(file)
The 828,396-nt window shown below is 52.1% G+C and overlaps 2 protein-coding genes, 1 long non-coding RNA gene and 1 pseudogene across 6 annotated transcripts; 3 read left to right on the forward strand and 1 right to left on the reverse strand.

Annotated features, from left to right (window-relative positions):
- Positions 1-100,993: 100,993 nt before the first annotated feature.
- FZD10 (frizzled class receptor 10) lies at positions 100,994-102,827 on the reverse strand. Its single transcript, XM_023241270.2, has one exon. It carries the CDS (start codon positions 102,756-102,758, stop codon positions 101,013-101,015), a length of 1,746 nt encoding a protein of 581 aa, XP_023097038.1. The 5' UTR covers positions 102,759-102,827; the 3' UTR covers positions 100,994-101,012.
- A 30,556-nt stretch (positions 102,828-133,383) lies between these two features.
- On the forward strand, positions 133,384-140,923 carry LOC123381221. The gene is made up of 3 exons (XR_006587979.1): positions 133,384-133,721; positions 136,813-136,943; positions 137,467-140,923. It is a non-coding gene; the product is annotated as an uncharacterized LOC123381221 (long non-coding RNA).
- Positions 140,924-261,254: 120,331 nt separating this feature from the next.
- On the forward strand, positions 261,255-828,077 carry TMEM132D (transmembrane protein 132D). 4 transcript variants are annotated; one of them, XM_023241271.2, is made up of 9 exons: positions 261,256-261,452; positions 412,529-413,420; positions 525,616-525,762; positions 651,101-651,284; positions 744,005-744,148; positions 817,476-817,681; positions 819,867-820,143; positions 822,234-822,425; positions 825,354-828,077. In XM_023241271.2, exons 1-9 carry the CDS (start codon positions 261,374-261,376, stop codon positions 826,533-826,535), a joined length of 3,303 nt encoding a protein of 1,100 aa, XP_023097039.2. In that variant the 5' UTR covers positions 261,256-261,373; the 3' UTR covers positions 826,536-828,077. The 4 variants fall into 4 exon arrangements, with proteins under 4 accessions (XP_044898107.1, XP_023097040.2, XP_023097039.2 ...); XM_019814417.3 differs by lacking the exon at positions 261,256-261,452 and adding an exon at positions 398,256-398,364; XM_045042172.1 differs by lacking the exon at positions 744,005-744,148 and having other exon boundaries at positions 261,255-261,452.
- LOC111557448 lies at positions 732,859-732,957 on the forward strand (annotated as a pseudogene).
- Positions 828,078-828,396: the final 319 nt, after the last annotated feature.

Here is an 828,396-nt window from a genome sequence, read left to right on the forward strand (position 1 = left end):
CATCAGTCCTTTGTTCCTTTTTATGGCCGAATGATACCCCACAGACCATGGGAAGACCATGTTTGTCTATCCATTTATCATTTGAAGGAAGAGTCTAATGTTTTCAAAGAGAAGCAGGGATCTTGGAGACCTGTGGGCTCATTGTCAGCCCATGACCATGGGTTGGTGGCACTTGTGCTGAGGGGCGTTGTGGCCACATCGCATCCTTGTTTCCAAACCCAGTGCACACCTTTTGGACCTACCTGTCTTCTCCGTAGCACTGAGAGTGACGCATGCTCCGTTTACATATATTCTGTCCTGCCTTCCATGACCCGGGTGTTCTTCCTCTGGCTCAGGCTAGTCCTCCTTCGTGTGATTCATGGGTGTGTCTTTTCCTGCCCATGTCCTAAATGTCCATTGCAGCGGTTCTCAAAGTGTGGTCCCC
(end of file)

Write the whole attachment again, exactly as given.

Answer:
The 828,396-nt window shown below is 52.1% G+C and overlaps 2 protein-coding genes, 1 long non-coding RNA gene and 1 pseudogene across 6 annotated transcripts; 3 read left to right on the forward strand and 1 right to left on the reverse strand.

Annotated features, from left to right (window-relative positions):
- Positions 1-100,993: 100,993 nt before the first annotated feature.
- FZD10 (frizzled class receptor 10) lies at positions 100,994-102,827 on the reverse strand. Its single transcript, XM_023241270.2, has one exon. It carries the CDS (start codon positions 102,756-102,758, stop codon positions 101,013-101,015), a length of 1,746 nt encoding a protein of 581 aa, XP_023097038.1. The 5' UTR covers positions 102,759-102,827; the 3' UTR covers positions 100,994-101,012.
- A 30,556-nt stretch (positions 102,828-133,383) lies between these two features.
- On the forward strand, positions 133,384-140,923 carry LOC123381221. The gene is made up of 3 exons (XR_006587979.1): positions 133,384-133,721; positions 136,813-136,943; positions 137,467-140,923. It is a non-coding gene; the product is annotated as an uncharacterized LOC123381221 (long non-coding RNA).
- Positions 140,924-261,254: 120,331 nt separating this feature from the next.
- On the forward strand, positions 261,255-828,077 carry TMEM132D (transmembrane protein 132D). 4 transcript variants are annotated; one of them, XM_023241271.2, is made up of 9 exons: positions 261,256-261,452; positions 412,529-413,420; positions 525,616-525,762; positions 651,101-651,284; positions 744,005-744,148; positions 817,476-817,681; positions 819,867-820,143; positions 822,234-822,425; positions 825,354-828,077. In XM_023241271.2, exons 1-9 carry the CDS (start codon positions 261,374-261,376, stop codon positions 826,533-826,535), a joined length of 3,303 nt encoding a protein of 1,100 aa, XP_023097039.2. In that variant the 5' UTR covers positions 261,256-261,373; the 3' UTR covers positions 826,536-828,077. The 4 variants fall into 4 exon arrangements, with proteins under 4 accessions (XP_044898107.1, XP_023097040.2, XP_023097039.2 ...); XM_019814417.3 differs by lacking the exon at positions 261,256-261,452 and adding an exon at positions 398,256-398,364; XM_045042172.1 differs by lacking the exon at positions 744,005-744,148 and having other exon boundaries at positions 261,255-261,452.
- LOC111557448 lies at positions 732,859-732,957 on the forward strand (annotated as a pseudogene).
- Positions 828,078-828,396: the final 319 nt, after the last annotated feature.

Here is an 828,396-nt window from a genome sequence, read left to right on the forward strand (position 1 = left end):
CATCAGTCCTTTGTTCCTTTTTATGGCCGAATGATACCCCACAGACCATGGGAAGACCATGTTTGTCTATCCATTTATCATTTGAAGGAAGAGTCTAATGTTTTCAAAGAGAAGCAGGGATCTTGGAGACCTGTGGGCTCATTGTCAGCCCATGACCATGGGTTGGTGGCACTTGTGCTGAGGGGCGTTGTGGCCACATCGCATCCTTGTTTCCAAACCCAGTGCACACCTTTTGGACCTACCTGTCTTCTCCGTAGCACTGAGAGTGACGCATGCTCCGTTTACATATATTCTGTCCTGCCTTCCATGACCCGGGTGTTCTTCCTCTGGCTCAGGCTAGTCCTCCTTCGTGTGATTCATGGGTGTGTCTTTTCCTGCCCATGTCCTAAATGTCCATTGCAGCGGTTCTCAAAGTGTGGTCCCC